The cost of insurance keeps rising rapidly across Ireland and in the motor sector in particular costs are very high, especially for younger drivers or riders. Some companies have left the Irish market completely and one of the reasons for that is Brexit. Only joking, it’s nothing to do with that, rather the lax attitude to insurance fraud in Ireland and the endless dithering by the government when it comes to dealing with the problem.
The Irish Independent reports today that once again the proposals to crack down on fraudulent insurance claims, and try to bring down premiums, has been lost in the political house of cards game that continues to play itself out, as another election looms on the horizon.
The plan to set up a dedicated Garda insurance fraud unit – funded by the insurance companies by the way – has been delayed once more. No firm date for its inception. A deadline for the setting up of a nationwide insurance claims database, so that brokers and underwriting companies can check the previous claims history of proposers quickly and easily, has been missed.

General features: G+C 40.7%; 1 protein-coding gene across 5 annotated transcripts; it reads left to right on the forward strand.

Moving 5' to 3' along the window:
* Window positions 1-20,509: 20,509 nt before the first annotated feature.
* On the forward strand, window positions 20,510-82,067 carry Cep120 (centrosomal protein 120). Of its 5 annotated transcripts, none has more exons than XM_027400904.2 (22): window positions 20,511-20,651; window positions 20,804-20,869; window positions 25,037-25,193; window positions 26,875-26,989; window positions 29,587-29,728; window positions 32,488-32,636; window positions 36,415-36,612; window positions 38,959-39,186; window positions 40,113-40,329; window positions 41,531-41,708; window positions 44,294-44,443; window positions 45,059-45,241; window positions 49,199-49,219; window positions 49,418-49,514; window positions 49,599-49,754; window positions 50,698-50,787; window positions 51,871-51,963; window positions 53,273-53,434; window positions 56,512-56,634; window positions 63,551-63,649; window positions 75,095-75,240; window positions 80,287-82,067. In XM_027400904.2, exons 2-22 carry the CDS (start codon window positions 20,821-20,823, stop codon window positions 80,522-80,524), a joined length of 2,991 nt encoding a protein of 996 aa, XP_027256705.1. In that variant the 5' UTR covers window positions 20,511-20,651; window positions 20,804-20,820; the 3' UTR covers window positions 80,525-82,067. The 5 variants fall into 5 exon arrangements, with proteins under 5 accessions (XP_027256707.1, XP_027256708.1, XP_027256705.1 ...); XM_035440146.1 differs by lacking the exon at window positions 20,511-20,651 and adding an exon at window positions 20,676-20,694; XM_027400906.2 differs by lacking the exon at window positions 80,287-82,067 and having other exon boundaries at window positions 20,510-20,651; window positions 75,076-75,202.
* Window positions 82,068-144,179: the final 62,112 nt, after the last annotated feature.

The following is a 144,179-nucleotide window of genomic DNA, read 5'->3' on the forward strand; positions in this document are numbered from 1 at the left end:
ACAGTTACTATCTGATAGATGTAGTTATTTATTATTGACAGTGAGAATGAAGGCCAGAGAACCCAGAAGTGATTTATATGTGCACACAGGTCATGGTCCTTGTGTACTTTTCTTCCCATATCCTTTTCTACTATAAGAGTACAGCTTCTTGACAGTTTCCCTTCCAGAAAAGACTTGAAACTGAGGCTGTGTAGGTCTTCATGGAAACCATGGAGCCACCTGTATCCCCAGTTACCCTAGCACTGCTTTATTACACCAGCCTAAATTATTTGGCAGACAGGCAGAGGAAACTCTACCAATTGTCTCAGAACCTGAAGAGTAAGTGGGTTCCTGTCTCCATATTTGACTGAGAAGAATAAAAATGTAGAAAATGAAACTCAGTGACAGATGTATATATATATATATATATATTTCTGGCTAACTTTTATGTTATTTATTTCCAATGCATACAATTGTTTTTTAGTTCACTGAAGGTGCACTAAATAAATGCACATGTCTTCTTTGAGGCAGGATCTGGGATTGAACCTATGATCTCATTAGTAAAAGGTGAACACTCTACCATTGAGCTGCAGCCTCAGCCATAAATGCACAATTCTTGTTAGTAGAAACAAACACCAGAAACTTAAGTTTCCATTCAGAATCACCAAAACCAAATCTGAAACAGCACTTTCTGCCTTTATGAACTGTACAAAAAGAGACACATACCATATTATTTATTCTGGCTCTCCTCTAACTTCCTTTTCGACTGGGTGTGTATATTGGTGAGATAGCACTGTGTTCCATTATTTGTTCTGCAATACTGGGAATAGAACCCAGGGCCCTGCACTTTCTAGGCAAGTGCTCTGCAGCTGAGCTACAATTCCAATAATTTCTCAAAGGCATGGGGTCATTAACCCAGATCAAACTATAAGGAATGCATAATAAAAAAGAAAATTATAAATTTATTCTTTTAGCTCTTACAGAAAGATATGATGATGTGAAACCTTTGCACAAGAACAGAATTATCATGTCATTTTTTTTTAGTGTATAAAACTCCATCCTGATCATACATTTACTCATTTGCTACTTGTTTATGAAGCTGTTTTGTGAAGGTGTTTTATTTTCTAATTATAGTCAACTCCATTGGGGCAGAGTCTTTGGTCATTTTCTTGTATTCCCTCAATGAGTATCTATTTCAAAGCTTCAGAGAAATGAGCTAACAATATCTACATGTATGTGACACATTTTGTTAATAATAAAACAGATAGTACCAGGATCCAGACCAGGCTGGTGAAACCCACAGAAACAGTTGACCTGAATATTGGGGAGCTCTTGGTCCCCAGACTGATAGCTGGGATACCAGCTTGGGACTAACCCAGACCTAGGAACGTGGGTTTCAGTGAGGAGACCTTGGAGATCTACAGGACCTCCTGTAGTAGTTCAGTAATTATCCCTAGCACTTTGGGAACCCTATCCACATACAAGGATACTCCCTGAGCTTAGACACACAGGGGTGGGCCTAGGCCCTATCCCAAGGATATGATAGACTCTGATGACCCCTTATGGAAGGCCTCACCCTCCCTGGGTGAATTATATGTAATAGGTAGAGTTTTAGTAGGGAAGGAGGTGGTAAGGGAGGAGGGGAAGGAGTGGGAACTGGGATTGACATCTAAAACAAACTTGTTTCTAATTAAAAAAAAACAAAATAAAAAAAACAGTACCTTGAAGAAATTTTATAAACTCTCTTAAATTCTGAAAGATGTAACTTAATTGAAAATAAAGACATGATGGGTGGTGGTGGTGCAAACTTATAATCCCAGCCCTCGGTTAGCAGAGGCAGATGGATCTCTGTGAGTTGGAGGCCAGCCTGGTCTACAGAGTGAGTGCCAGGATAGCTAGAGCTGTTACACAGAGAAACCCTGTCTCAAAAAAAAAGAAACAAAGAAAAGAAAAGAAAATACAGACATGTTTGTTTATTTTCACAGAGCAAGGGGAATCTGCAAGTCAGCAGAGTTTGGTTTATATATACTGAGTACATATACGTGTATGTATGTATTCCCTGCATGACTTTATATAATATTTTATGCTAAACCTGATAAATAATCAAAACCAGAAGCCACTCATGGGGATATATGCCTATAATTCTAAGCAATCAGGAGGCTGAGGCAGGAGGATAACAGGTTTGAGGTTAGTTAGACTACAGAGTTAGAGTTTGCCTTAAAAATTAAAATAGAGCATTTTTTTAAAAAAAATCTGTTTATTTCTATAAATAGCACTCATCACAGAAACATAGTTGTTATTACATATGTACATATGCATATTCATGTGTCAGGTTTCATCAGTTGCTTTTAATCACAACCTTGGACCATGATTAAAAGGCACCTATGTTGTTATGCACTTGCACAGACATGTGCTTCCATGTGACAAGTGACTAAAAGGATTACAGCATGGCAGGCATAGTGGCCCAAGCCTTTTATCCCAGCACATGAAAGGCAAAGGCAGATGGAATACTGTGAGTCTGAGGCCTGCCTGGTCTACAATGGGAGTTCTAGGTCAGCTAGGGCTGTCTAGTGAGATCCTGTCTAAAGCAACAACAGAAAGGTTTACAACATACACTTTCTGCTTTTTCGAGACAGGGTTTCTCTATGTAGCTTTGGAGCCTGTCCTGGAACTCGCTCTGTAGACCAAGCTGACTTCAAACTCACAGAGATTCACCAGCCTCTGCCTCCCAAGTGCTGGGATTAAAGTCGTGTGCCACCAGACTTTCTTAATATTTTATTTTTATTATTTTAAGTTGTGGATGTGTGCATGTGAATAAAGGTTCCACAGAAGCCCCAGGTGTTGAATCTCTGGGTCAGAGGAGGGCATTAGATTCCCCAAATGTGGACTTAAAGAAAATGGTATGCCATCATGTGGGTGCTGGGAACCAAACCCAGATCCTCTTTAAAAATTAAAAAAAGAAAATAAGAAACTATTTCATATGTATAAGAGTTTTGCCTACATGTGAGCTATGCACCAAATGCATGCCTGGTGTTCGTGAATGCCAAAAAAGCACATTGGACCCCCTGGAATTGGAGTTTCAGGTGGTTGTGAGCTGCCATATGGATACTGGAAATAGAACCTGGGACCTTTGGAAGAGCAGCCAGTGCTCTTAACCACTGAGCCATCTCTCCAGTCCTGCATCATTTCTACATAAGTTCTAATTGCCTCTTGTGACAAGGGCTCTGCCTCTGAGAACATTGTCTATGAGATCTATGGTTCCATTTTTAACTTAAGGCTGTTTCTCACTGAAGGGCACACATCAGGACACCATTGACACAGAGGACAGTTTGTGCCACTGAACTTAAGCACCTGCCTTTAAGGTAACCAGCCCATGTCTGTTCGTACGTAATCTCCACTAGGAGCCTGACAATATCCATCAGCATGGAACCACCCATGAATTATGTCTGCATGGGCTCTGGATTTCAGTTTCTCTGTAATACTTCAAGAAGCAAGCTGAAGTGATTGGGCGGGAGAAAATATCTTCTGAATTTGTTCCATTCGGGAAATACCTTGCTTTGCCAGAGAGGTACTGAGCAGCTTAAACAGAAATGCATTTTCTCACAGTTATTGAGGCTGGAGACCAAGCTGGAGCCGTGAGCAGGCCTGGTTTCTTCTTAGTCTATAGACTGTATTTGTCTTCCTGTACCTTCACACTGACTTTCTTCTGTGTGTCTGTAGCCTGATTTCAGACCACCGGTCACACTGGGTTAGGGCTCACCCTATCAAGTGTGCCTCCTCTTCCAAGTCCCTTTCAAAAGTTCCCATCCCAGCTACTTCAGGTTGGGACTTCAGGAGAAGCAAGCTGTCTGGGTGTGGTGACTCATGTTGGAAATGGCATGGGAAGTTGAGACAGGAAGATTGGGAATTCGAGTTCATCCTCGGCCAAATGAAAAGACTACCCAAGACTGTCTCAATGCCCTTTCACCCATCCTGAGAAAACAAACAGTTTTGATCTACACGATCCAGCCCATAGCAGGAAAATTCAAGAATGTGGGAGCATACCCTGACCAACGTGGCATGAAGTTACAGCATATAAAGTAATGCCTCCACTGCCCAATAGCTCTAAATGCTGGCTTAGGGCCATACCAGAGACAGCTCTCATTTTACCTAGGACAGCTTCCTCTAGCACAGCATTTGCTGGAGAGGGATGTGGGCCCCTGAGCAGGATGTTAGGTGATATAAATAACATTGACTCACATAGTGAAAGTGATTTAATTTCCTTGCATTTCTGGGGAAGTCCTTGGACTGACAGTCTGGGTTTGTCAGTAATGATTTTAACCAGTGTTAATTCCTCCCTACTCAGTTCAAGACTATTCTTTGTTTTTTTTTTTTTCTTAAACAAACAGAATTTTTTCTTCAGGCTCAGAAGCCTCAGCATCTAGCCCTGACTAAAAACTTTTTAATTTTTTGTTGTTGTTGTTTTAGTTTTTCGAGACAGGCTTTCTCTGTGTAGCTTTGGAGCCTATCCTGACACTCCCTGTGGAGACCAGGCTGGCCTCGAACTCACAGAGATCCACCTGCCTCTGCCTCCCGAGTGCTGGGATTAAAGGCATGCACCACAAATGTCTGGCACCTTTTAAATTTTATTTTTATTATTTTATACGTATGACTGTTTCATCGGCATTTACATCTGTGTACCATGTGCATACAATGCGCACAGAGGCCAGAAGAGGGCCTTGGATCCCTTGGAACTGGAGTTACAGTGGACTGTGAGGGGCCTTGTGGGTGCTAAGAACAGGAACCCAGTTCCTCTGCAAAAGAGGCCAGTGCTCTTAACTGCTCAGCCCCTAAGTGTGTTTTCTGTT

The common sense idea that policyholders should be told immediately if someone makes a claim against their policy, has also been shelved. Astonishing.
Is there any good news for Ireland’s cash-strapped motorists? Only that work on an uninsured drivers database is `well advanced’ according to the update on the government Working Party website.
INSURANCE-EDGE COMMENT – LITTLE CHANCE OF REAL CHANGE
There is the strong possibility of an election later in 2018, as the two main parties continue to argue over budgets and government spending/borrowing. Ireland owes about 42,000 euro for every single person in the nation, or about 200 billion euros in total, which equals about 73% of its GDP. Post Offices are closing at a rapid rate, buses are vanishing from the roads as bus companies make cutbacks. Food and fuel prices are about 15% higher in Ireland than in the UK. Recent arguments over a Confidence and Supply arrangement between the two main political parties have exposed the uneasy truce between them and it’s an evens bet that something will trigger a general election
There is also an Irish Presidental election due in October, the temptation for politicians in Ireland is to focus on their own interests first, rather than resolve the two-year old problem of insurance reform. It seems that any chance of real change in the Irish insurance market has been kicked a long way down the road.
But in the end, the heart of the matter is the culture within Ireland. To sum up, look at the number of prosecutions in the last 14 years, since the Civil Liability and Courts Act 2004 made it a specific offence to `exaggerate, invent or feign injuries’ after an accident;
That’s right, none whatsoever. Until Ireland can face up to the reality that insurance fraud isn’t some kind of Lotto, where there are no consequences for trying it on, nothing will change. Except that law-abiding drivers will see premiums continue to soar.